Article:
[openssl-users] FIPS certification for openssl
Michael.Wojcik at microfocus.com
Fri Dec 1 22:57:18 UTC 2017
> From: Jordan Brown [mailto:openssl at jordan.maileater.net]
> Sent: Friday, December 01, 2017 17:18
> On 11/30/2017 5:41 AM, Michael Wojcik wrote:
> > There are a great many OpenSSL consumers. Making radical changes to the default behavior of the API would break
> > many applications - and so it's likely those applications would stop updating their OpenSSL builds.
> Yes, compatibility is a concern. So make the "default to secure" options be new functions.
That's certainly better than what you proposed in your previous messages. It's still not where I'd want to see the core OpenSSL developers spending their time, though.
Of course, anyone's free to write their own API on top of what OpenSSL provides, and even make a pull request to contribute it to the project.
> > If the application is well-written, the user doesn't need the application source now. If the application isn't well-written,
> > being able to change "settings" is not one of your bigger problems.
> You really think that most applications handle all this stuff right? See below.
No. That's not what I wrote.
> > > Looking at it another way: browsers manage to do it...
> > Manage to do what, exactly? And how are browsers a good model for the vast range of OpenSSL applications? They're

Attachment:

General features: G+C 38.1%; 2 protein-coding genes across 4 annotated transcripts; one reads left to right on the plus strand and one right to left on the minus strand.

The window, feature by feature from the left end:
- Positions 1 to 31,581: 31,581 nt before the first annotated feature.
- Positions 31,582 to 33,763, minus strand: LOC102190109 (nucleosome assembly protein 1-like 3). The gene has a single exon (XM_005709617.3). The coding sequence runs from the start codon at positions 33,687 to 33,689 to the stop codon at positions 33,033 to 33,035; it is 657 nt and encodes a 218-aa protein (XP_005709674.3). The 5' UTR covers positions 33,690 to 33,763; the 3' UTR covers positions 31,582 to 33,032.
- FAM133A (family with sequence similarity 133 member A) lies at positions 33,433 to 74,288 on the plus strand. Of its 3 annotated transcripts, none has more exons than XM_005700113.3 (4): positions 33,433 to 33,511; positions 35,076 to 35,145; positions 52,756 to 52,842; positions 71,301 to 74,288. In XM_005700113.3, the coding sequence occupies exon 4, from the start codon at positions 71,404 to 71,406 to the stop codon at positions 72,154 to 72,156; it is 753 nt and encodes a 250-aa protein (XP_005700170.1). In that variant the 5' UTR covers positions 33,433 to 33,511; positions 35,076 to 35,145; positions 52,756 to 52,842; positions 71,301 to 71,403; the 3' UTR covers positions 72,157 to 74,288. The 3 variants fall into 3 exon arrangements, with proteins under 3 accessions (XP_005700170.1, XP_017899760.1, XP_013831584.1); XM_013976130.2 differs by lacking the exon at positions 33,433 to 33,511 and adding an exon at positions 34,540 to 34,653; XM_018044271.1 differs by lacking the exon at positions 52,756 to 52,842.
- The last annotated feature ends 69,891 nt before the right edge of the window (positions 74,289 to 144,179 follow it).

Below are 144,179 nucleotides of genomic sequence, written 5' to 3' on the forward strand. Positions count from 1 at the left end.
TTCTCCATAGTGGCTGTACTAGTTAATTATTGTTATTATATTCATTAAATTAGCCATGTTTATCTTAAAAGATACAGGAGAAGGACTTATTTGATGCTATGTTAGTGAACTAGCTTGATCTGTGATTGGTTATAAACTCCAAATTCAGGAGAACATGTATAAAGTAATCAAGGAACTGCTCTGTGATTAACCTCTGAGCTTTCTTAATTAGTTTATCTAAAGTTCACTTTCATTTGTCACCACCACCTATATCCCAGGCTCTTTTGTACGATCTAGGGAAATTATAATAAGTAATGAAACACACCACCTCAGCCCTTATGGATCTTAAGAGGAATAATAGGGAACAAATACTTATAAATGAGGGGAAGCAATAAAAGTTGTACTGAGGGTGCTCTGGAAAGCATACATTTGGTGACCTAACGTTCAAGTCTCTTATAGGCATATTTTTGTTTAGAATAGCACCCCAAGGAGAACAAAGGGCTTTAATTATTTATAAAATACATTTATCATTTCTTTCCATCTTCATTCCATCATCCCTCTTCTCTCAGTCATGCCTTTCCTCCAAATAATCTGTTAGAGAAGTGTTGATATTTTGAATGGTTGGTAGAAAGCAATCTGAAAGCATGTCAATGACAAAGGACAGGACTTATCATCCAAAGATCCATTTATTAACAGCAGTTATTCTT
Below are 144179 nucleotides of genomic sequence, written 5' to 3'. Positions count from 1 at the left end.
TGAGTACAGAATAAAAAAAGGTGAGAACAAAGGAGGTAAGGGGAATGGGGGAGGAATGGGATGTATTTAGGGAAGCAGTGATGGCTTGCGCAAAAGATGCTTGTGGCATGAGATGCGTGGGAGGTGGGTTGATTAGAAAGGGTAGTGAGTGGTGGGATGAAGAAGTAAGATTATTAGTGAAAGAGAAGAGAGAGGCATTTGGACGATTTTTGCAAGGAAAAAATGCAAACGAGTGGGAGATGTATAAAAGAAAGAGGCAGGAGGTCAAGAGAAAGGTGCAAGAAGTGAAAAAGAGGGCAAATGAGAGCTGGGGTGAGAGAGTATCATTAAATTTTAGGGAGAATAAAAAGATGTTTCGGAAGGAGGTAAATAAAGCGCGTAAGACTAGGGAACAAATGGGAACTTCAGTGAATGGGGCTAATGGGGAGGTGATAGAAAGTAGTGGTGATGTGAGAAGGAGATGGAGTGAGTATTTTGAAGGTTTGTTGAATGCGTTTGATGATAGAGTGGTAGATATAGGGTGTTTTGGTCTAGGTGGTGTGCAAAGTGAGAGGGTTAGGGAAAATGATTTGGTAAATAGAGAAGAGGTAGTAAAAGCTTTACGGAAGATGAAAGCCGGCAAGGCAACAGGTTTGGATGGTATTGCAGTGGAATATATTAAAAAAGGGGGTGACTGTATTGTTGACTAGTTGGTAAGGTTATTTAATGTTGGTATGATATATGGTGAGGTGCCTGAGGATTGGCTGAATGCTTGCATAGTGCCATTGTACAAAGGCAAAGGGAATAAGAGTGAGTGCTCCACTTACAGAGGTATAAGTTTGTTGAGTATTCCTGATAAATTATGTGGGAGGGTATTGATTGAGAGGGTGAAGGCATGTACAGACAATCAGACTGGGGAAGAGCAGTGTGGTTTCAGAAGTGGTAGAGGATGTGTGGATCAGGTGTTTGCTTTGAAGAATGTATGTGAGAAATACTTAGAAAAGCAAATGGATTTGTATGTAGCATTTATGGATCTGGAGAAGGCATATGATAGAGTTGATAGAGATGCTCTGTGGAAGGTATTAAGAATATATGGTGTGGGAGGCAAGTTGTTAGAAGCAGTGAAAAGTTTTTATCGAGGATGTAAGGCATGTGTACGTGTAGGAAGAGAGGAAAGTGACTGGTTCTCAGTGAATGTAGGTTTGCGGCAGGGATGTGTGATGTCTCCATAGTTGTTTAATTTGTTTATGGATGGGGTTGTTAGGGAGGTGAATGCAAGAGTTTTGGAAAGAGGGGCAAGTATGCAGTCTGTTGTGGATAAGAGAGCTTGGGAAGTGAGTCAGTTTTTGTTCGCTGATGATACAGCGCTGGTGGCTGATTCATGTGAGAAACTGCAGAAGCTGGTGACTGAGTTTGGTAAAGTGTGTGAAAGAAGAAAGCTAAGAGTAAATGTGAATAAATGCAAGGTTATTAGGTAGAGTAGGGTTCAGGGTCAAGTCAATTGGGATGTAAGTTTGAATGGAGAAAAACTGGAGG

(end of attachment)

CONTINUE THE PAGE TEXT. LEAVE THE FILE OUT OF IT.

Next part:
> > just one type of client that nearly always uses a very particular PKI model.
> Manage to make reasonably secure connections with a minimum of user hassle.
Still just one type of client.
> Is it really right that a basic client (from the O'Reilly book) is over 300 lines long? (client3.c, common.c, reentrant.c)
As I said: nothing is stopping anyone from wrapping that up in an API.
> But the really dangerous thing is that if you miss a step, what you get is a silently insecure connection rather than a
Depends on what step you miss.
Look, I'm well aware this is a problem. I just gave an internal presentation to a roomful of developers on this very subject in October. But I don't think changing OpenSSL to consult "per-user or system-wide configuration files" by default - which is what you appeared to propose in the note I was responding to - is the right solution. Nor, as I said above, do I think it's where the OpenSSL Project developers should be focussing their efforts at this time. If someone else wants to, fine - though I think it's a much harder problem than you're making it out to be.
> Do you really like having OpenSSL featured in papers like this?
> The most dangerous code in the world: validating SSL certificates in non-browser software
Better than being omitted. And I'm well aware of that paper (an old [well, since 2012] favorite); I discussed it in the talk I mentioned above.
Frankly, what I'd like is fewer people using OpenSSL at all. Not necessarily fewer applications, but fewer *people*. Cryptography and security are inherently difficult; TLS is particularly bad, because of its history, configurability, interoperability demands, and horrendously broken PKI. It's an area for experts. I'd like the barrier to entry to be *higher*, so we'd see fewer people posting messages like "I tried to write a server using OpenSSL but I don't understand cipher suites".
Hell, as the "Most Dangerous Code" paper itself points out at some length, JSSE tried for "secure by default", but many JSSE-based applications use the wrong APIs and unwittingly bypass certificate validation. Secure-by-default is extremely difficult with TLS.
Distinguished Engineer, Micro Focus
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